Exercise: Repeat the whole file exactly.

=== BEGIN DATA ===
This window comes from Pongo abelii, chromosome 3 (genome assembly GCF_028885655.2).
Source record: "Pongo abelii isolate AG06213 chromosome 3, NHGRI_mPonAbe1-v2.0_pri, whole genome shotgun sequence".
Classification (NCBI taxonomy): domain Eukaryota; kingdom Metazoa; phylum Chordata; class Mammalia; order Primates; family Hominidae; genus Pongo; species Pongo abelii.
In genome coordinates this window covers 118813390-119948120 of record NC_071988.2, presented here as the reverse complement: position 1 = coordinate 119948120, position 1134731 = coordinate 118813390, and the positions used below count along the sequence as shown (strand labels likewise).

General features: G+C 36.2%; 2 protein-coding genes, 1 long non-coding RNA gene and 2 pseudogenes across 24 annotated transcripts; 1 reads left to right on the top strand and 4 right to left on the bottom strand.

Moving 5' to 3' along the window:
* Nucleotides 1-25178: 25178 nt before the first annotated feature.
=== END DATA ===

This window comes from Pongo abelii, chromosome 3 (genome assembly GCF_028885655.2).
Source record: "Pongo abelii isolate AG06213 chromosome 3, NHGRI_mPonAbe1-v2.0_pri, whole genome shotgun sequence".
Classification (NCBI taxonomy): domain Eukaryota; kingdom Metazoa; phylum Chordata; class Mammalia; order Primates; family Hominidae; genus Pongo; species Pongo abelii.
In genome coordinates this window covers 118813390-119948120 of record NC_071988.2, presented here as the reverse complement: position 1 = coordinate 119948120, position 1134731 = coordinate 118813390, and the positions used below count along the sequence as shown (strand labels likewise).

General features: G+C 36.2%; 2 protein-coding genes, 1 long non-coding RNA gene and 2 pseudogenes across 24 annotated transcripts; 1 reads left to right on the top strand and 4 right to left on the bottom strand.

Moving 5' to 3' along the window:
* Nucleotides 1-25178: 25178 nt before the first annotated feature.